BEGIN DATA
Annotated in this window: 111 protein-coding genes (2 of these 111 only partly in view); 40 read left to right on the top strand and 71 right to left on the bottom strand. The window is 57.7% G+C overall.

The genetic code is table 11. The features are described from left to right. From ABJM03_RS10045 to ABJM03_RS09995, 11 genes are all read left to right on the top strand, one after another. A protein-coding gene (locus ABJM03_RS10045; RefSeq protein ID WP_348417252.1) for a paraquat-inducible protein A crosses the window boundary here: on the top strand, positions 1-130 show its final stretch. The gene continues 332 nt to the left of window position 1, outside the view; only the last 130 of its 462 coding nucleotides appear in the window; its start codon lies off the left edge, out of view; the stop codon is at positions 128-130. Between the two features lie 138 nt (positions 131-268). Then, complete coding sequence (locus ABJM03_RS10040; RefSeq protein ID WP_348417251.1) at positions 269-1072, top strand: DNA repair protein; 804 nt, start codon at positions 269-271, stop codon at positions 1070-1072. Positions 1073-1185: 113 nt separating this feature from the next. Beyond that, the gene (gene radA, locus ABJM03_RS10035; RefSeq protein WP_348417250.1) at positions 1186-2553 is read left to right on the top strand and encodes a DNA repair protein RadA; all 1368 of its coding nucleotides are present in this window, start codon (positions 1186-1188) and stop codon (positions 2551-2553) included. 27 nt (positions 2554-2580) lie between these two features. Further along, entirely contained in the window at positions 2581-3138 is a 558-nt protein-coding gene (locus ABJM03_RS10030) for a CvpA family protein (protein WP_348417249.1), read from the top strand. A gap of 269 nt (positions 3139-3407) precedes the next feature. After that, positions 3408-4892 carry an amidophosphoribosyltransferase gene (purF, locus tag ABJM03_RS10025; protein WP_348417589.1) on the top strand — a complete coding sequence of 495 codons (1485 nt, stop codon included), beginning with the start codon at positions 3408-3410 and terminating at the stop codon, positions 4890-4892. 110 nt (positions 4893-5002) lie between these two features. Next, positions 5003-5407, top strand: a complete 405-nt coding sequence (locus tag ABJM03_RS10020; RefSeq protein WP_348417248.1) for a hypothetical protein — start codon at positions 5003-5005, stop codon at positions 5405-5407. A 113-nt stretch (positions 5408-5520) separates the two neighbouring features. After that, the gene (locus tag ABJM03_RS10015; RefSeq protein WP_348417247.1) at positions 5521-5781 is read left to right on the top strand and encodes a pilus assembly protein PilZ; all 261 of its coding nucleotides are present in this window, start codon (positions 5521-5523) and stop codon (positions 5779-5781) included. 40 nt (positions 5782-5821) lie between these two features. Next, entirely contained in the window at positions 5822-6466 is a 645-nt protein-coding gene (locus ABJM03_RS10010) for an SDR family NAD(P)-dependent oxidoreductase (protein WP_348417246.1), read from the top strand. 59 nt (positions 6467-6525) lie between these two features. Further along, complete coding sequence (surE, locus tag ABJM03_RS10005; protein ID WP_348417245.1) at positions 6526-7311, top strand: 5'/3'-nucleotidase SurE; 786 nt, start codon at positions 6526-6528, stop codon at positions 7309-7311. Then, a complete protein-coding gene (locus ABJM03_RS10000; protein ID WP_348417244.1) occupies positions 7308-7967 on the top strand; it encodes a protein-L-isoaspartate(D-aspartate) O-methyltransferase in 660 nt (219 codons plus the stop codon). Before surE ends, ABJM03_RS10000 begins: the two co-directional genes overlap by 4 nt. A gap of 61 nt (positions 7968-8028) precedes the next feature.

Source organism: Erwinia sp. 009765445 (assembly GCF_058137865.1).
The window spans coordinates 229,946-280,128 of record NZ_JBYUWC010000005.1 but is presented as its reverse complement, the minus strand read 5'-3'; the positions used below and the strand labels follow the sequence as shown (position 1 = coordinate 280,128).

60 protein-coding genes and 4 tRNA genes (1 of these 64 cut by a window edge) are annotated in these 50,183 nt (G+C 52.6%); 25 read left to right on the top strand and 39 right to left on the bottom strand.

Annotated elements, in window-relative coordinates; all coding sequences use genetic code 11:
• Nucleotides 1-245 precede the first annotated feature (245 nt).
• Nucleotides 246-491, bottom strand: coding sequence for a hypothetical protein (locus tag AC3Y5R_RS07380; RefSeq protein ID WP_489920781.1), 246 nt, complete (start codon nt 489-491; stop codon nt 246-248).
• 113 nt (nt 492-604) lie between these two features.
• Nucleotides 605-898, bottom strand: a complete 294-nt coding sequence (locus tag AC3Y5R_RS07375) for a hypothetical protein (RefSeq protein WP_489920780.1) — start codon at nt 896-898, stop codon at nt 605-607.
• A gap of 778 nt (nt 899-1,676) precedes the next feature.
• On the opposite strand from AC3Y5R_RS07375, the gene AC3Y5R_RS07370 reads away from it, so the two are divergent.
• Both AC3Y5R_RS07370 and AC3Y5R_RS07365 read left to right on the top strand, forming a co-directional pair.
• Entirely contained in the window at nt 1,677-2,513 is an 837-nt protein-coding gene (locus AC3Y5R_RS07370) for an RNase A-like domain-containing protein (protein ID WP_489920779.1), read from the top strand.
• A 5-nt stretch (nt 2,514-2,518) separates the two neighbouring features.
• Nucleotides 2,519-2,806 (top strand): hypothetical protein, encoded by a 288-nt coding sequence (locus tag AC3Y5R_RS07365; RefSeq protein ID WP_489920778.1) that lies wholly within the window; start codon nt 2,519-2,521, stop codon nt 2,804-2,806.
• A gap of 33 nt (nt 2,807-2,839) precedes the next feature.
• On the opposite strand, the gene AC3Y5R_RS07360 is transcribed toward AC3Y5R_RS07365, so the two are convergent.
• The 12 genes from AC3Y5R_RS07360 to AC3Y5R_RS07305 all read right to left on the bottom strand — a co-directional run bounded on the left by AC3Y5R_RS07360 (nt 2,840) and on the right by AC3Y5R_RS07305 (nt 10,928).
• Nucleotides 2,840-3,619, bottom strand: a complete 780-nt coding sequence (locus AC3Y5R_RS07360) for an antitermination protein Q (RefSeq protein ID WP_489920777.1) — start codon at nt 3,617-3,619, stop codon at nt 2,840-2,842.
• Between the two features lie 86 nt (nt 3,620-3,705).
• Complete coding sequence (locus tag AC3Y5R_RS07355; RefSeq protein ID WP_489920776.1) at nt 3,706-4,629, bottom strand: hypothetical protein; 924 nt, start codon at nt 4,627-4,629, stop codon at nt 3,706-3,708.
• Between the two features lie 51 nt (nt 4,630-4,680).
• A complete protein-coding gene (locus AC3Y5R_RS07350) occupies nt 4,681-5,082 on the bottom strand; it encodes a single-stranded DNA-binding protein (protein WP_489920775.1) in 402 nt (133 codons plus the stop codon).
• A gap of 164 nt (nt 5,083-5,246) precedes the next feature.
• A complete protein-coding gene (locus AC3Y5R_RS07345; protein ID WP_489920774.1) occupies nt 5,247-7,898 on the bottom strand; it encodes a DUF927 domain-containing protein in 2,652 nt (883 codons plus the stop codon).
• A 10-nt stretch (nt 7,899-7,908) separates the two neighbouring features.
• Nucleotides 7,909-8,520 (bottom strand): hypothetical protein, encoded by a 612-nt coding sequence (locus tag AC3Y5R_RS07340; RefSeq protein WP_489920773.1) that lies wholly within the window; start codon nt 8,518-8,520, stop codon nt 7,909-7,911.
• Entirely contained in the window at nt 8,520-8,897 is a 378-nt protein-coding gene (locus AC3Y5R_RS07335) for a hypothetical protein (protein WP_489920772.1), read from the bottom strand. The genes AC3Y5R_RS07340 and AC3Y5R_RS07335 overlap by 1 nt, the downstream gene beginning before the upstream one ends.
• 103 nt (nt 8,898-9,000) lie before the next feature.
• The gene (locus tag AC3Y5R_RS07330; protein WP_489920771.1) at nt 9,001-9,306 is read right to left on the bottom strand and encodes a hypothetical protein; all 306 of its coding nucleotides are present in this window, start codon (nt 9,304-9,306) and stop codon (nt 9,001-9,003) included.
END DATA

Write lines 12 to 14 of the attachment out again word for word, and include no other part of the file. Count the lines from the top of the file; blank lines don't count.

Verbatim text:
• On the opposite strand from AC3Y5R_RS07375, the gene AC3Y5R_RS07370 reads away from it, so the two are divergent.
• Both AC3Y5R_RS07370 and AC3Y5R_RS07365 read left to right on the top strand, forming a co-directional pair.
• Entirely contained in the window at nt 1,677-2,513 is an 837-nt protein-coding gene (locus AC3Y5R_RS07370) for an RNase A-like domain-containing protein (protein ID WP_489920779.1), read from the top strand.